about the figure he has created. He
urges his audience to look beyond
the rhythmic, proportional forms of

his sculptures and into their inner
soul, their deepest thoughts. As Ed-
mund Spenser wrote, "The soul is
form and doth the body make."
LOUIS MARINARO 'S:
SCULPTURES will be showing at
the University of Michigan Museum
of Art through January 24. The Mu-
seum is located at 525 S. State
Street. Museum hours are 10 a.m.-4
pm, Tuesday-Friday and 1-5 p.m.
Saturday-Sunday. For more
information call 764-0395.

4

Books

'. (Continued from Page 7)
The National Lampoon. He should
stick to the pertinent details of his
er ft and eschew the chapters detail-
ng his love affairs, personal dis-
putes, etc.
It is difficult to assess the ulti-
mate validity of Hendra's analysis.
As a critic, he lacks objectivity. He
genuinely believes his statement -
We are the biggest and the best and

the brightest." Hendra generally de-
nies Boomer Humorist status to
those he dislikes; he attributes their
success to "the decline of Boomer
Humor." Both The David Letterman
show ("manipulative pap") and Billy
Crystal's impressions ("painfully
constructed and ...slavish") incur his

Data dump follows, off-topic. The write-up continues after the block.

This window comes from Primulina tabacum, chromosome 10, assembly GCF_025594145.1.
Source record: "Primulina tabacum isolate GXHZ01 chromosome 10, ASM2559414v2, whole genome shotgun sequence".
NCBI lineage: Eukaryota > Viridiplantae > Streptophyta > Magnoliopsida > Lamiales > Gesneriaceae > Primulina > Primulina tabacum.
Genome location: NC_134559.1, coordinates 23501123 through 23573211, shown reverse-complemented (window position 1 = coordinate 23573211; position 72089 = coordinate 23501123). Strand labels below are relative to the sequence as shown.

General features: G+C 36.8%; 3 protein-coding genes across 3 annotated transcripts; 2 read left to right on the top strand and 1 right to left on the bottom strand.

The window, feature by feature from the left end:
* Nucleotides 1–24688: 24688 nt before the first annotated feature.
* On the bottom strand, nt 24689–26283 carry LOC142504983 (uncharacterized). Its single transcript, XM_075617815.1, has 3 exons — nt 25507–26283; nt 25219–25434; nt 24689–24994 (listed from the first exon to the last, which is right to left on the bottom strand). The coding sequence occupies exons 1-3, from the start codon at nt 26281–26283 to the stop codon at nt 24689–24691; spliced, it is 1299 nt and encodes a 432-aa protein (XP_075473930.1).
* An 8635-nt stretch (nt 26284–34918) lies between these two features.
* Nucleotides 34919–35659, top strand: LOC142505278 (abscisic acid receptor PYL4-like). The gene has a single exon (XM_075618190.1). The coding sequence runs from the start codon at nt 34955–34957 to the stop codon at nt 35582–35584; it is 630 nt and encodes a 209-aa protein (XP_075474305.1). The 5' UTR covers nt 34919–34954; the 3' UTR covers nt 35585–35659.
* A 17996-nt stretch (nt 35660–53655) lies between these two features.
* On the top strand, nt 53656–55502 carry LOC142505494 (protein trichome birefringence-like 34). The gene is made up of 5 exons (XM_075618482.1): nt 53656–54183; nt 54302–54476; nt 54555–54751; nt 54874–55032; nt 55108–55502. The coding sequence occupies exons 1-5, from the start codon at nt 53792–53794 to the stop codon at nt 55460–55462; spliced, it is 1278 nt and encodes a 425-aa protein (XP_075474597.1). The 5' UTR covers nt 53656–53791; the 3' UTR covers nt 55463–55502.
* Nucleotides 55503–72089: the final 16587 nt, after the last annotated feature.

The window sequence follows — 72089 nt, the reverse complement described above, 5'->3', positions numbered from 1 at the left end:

disapproval.
To sum things up - this book is
boring. It shouldn't be; Hendra has
reams of comedic information and

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experience to draw on. His long-
winded and self-serving approach to
humor, however, obscures any valu-
able insights he has to offer.
-Avra Kouffman
Them: Stalin's Polish
Puppets
By Teresa Toranska
Translated by Agnieszka
Kolakowska
larper and Row
S22.95/hardcover
Teresa Toranska's novel, Them:
Stalin's Polish Puppets, is a rivet-
ing, eye-opening series of interviews
with the leading officials in Poland
immediately following World War
Two. Under the influence of Stalin,
their deci.ions shaped the history of
postwar Poland.
Toranska is a Polish journalist
closely associated with the Solidarity
movement. The lives of her parents
and grandparents were directly influ-
enced by those she interviews, and
she is faced with the backlash of
Stal in's influence. Consea.icnn y, her
questions are pointed and brash.
They are asked with deep feeling and
oten express amazement at the an-
swers she is receiving. In fact,
Toranska is so appalled by what she
hears that the reader cannot help but
be affected also.
Her interviews begin with Julia
Minc, editor-in-chief of the Polish
Press Agency from 1944 to 1954.
Her husband, Hilary Minc, was third
in command in Poland until 1956.
From the beginning of the interview
it is obvious that Mine is a firm

create the fullest democracy and the
best systems... and we were disillu-
sioned."
The longest interview of
Toranska's investigation is with
Jakub Berman, head of the secret
police and the "brain behind the
party...its highest authority." He
held the second highest office in
Poland for ten years. Toranska's in-
terview with Berman provides a great
deal of information that would oth-
erwise not be available to the Polish